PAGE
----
Earlier this month, just weeks before the 50th anniversary of the Stonewall Riots, a Twitter user shared a since-deleted viral tweet directed at Pride goers. It contained a number of statements about the nature of Pride, with one particular remark sparking a string of intra-community discourse: “Please don’t bring your k*nks/fet*shes to pride, there are minors @ pride and this can sexualise the event.”

Debate quickly followed within the queer community, calling into question the place of public displays of kink and BDSM at queer events. Some agreed with the original tweet, asseting that wearing fetish gear or publicly expressing one’s sexuality would violate the consent of those present, as it could make people feel uncomfortable or triggered. Others challenged these sentiments. “Kinks, sex, and protest are all inherent parts of pride,” wrote Nicolette Mason on Twitter. “One of the core tenets of pride is liberation and working against cultural shaming,” wrote a user under the handle @atty_boy. “Calling to make pride ‘kid-friendly’ implies that celebrating sexuality and kink openly is bad. Normalizing these things is a GOAL of pride.”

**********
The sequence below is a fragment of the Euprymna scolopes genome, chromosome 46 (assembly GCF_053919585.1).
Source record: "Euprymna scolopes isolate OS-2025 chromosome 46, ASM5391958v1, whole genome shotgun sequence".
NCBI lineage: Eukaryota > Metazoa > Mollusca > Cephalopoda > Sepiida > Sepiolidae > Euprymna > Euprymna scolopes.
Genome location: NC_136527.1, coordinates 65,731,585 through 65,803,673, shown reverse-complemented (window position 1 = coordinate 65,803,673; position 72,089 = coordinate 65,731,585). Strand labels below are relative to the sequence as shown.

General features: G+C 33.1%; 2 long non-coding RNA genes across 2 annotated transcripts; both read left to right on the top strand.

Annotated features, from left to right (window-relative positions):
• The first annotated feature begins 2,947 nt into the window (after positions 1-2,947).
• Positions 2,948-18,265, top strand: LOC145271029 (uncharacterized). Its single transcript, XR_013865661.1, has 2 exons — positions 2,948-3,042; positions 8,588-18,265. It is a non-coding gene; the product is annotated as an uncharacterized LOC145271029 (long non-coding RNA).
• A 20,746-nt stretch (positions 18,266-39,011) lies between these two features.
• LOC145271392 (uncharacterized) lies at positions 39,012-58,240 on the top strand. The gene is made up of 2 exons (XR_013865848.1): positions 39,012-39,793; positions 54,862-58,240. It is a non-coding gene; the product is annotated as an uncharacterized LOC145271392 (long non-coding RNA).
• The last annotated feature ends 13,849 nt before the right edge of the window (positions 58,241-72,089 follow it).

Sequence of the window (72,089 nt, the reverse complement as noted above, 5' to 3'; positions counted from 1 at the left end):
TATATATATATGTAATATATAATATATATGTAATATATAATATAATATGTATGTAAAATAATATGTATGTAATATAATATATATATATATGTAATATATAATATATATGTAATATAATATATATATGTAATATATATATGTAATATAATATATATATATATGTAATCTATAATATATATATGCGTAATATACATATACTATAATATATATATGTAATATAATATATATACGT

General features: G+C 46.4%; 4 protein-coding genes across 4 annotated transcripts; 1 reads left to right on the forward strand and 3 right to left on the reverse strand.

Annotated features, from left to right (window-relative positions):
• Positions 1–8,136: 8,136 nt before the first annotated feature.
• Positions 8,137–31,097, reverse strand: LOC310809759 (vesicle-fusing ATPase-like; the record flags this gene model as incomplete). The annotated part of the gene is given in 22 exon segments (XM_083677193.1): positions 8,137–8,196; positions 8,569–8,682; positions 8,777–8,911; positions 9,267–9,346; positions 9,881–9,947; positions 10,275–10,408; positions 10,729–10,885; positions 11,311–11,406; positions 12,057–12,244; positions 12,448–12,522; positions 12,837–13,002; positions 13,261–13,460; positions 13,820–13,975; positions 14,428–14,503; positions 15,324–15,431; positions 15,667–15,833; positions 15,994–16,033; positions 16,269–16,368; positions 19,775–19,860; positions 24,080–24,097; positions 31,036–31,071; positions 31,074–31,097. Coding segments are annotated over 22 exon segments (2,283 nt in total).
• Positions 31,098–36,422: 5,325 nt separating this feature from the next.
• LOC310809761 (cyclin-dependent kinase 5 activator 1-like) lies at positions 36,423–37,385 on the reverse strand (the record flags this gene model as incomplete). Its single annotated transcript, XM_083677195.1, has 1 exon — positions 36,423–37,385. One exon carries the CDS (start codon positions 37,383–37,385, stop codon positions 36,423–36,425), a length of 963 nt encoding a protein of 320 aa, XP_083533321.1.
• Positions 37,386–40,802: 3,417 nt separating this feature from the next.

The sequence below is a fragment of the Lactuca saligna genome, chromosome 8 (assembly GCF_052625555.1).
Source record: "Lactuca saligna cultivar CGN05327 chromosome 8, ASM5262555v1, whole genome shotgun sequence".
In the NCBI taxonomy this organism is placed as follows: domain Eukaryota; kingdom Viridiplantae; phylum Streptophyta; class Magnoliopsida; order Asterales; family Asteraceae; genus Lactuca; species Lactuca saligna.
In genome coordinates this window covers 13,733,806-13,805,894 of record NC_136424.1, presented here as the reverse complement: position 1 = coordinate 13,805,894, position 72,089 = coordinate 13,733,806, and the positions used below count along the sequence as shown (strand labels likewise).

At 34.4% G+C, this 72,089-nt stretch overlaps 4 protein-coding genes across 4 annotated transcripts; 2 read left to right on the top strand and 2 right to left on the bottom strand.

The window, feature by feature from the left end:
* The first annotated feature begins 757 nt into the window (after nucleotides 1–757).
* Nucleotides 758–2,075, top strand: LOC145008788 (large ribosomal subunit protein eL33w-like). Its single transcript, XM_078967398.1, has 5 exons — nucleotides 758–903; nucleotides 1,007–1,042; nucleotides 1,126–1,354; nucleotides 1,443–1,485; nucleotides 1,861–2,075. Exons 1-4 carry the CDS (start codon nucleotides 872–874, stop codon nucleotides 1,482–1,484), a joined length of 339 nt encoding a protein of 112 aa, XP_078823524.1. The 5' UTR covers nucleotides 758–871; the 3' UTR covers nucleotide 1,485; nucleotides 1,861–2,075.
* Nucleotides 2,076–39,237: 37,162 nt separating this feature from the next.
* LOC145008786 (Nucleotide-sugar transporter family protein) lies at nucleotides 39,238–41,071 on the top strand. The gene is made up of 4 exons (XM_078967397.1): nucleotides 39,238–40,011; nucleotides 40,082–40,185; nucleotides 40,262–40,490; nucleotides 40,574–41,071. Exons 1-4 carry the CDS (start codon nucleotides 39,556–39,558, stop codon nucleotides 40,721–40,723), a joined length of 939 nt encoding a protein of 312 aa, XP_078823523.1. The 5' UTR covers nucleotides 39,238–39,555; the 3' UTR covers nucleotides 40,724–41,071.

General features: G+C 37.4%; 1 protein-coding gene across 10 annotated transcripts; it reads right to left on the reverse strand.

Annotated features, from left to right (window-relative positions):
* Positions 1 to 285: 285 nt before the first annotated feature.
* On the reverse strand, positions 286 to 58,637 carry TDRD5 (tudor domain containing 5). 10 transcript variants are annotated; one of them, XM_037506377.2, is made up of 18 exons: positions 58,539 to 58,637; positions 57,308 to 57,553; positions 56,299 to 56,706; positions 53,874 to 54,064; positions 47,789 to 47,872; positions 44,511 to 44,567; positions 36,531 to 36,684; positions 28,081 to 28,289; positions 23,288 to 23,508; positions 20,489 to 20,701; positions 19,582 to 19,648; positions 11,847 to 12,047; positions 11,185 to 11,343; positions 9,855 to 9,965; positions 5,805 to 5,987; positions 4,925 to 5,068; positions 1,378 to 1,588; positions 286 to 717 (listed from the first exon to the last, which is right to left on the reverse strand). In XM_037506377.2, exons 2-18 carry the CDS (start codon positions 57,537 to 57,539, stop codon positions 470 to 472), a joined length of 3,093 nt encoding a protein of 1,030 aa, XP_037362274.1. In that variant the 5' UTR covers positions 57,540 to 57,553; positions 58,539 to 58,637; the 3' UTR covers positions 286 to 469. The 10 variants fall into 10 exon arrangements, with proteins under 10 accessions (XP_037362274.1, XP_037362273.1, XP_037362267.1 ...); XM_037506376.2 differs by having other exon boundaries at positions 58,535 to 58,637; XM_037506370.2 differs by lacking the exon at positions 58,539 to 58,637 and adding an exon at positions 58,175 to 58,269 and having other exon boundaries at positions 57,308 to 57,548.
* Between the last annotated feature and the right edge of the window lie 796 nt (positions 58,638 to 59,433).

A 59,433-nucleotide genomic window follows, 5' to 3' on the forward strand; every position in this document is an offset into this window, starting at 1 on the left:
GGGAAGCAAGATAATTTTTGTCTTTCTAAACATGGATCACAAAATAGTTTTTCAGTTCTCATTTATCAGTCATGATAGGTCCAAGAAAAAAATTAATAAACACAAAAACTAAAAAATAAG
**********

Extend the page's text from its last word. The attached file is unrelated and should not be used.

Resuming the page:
Wherever you stand on the issue, the fact remains that BDSM, subversive sexuality, and leather culture have enjoyed a long history within the LGBTQ+ rights movement, and such public displays of sexuality are driven by much more than libido or countercultural impulses — they’re an inherent expression of queer culture and sexuality, and as such, deserve a place at Pride as much as anything.

 

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Why Kink, BDSM, and Leather Should be Included at Pride by Chingy L

June 17, 2019